Female tech founders receive 2% of venture funding.
Being mistreated by misogynistic venture capitalists when raising funding for Seeds - and being broke for years and years, mainly as a result of this - helped me learn that that system needs to die. It led me to see how to create a better method through Seeds. All of those trials have served me, helping me learn and grow!
WHAT’S YOUR TOP TIP FOR ENTREPRENEURS READING THIS ARTICLE?
Look inside. Hone in on your intuition first, and follow that and that only. And not to sound like a broken record, but the best way I've found to do that is Vipassana.
WHICH MOTIVATIONAL SONG WOULD YOU LIKE ME TO ADD TO THE FEMALE CEO'S #GIRLBOSS PLAYLIST ON SPOTIFY FOR YOU?
I don't mean this unkindly, but I find the term "girlboss" disturbing and problematic. We're women. We deserve to be proud of that. 💗
I have a weird relationship with music? I've gone through periods where I felt I couldn't live without it, but as I've gotten more into Vipassana and whatever, it's like my interests in culture started to subside? It reminds me of something I heard Bo Burnham say that he learned at this great private high school that Zen only came to Japan after the culture had peaked. So I guess I kind of feel like my interest in culture has peaked? And that includes music? I also feel like an over-emphasis on motivation is symptomatic of the masc energy imbalance in business. It's just as important to sit in our feminine, "being" energy to receive, heal and release.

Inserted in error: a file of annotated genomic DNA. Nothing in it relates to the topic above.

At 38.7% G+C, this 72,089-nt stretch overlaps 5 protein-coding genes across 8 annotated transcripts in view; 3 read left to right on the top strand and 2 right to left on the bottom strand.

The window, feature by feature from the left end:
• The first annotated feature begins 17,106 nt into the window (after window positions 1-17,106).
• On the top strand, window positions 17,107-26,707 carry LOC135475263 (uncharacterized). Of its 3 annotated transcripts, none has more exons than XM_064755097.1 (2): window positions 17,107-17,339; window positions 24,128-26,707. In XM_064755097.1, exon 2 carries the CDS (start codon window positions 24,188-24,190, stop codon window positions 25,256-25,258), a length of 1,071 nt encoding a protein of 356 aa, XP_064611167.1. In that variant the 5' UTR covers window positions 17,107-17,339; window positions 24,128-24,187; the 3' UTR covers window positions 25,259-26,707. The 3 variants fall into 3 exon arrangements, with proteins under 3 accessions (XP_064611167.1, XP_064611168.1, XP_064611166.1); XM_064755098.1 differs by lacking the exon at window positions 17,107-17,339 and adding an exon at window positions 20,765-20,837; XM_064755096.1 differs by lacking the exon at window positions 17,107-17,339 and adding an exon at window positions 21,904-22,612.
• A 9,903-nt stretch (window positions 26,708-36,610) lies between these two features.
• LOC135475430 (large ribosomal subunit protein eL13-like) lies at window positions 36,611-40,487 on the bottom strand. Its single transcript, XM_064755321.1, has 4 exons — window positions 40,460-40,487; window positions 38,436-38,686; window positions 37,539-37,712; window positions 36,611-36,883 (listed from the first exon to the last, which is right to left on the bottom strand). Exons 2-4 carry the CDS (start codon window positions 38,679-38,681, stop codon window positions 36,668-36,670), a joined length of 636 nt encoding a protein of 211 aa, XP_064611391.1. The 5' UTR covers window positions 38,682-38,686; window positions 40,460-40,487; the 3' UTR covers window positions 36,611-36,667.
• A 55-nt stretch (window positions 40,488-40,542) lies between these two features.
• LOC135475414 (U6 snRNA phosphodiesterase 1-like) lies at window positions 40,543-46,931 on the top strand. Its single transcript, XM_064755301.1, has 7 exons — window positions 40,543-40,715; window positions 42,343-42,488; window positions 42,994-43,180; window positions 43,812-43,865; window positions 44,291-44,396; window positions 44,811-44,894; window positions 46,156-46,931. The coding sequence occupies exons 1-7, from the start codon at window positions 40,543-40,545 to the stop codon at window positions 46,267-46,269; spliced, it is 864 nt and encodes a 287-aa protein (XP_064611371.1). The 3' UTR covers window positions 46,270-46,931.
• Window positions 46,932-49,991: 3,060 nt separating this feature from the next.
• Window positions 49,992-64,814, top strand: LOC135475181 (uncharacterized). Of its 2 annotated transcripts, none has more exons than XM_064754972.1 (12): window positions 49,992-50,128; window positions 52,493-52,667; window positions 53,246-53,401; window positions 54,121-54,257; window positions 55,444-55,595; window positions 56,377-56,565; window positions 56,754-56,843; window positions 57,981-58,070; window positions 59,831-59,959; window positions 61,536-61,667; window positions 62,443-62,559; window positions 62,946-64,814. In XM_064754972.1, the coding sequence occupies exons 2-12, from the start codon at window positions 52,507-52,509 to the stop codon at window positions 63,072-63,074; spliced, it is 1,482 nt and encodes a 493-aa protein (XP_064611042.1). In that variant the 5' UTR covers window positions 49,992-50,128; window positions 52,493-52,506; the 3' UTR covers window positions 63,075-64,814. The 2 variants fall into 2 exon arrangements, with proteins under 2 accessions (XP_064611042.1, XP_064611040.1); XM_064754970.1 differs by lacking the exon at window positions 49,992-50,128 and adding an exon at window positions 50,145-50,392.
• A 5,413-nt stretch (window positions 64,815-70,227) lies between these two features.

All that said, my dad died of COVID on October 27th. I hadn't been in contact with him for years, and it was interesting to see the vestiges of his narcissistic abuse illuminated through his passing. Damian John Huntley is a talented artist and musician, and I found his instrumental piano pieces to be a comfort as I was processing my father's death.